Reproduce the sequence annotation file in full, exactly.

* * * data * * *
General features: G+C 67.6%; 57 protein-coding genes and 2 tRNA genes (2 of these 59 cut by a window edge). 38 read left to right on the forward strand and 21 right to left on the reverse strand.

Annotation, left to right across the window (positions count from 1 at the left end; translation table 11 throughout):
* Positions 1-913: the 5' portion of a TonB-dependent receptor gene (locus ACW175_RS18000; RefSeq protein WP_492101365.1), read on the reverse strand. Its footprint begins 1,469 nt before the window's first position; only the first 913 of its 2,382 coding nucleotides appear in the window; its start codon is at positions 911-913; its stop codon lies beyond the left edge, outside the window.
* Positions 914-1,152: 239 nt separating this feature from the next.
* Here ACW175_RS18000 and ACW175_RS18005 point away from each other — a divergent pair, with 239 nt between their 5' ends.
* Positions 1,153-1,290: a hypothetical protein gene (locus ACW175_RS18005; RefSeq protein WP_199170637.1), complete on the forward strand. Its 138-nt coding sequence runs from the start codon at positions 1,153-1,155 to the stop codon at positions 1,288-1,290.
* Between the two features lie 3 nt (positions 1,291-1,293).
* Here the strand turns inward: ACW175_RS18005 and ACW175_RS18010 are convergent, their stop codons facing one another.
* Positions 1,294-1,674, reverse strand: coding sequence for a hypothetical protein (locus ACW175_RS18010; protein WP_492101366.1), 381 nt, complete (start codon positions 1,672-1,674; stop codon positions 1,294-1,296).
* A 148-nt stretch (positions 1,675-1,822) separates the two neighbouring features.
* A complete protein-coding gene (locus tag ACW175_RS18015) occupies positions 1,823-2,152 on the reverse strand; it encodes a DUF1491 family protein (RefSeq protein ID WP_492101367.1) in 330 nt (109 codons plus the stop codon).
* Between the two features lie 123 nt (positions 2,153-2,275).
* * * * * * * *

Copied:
General features: G+C 67.6%; 57 protein-coding genes and 2 tRNA genes (2 of these 59 cut by a window edge). 38 read left to right on the forward strand and 21 right to left on the reverse strand.

Annotation, left to right across the window (positions count from 1 at the left end; translation table 11 throughout):
* Positions 1-913: the 5' portion of a TonB-dependent receptor gene (locus ACW175_RS18000; RefSeq protein WP_492101365.1), read on the reverse strand. Its footprint begins 1,469 nt before the window's first position; only the first 913 of its 2,382 coding nucleotides appear in the window; its start codon is at positions 911-913; its stop codon lies beyond the left edge, outside the window.
* Positions 914-1,152: 239 nt separating this feature from the next.
* Here ACW175_RS18000 and ACW175_RS18005 point away from each other — a divergent pair, with 239 nt between their 5' ends.
* Positions 1,153-1,290: a hypothetical protein gene (locus ACW175_RS18005; RefSeq protein WP_199170637.1), complete on the forward strand. Its 138-nt coding sequence runs from the start codon at positions 1,153-1,155 to the stop codon at positions 1,288-1,290.
* Between the two features lie 3 nt (positions 1,291-1,293).
* Here the strand turns inward: ACW175_RS18005 and ACW175_RS18010 are convergent, their stop codons facing one another.
* Positions 1,294-1,674, reverse strand: coding sequence for a hypothetical protein (locus ACW175_RS18010; protein WP_492101366.1), 381 nt, complete (start codon positions 1,672-1,674; stop codon positions 1,294-1,296).
* A 148-nt stretch (positions 1,675-1,822) separates the two neighbouring features.
* A complete protein-coding gene (locus tag ACW175_RS18015) occupies positions 1,823-2,152 on the reverse strand; it encodes a DUF1491 family protein (RefSeq protein ID WP_492101367.1) in 330 nt (109 codons plus the stop codon).
* Between the two features lie 123 nt (positions 2,153-2,275).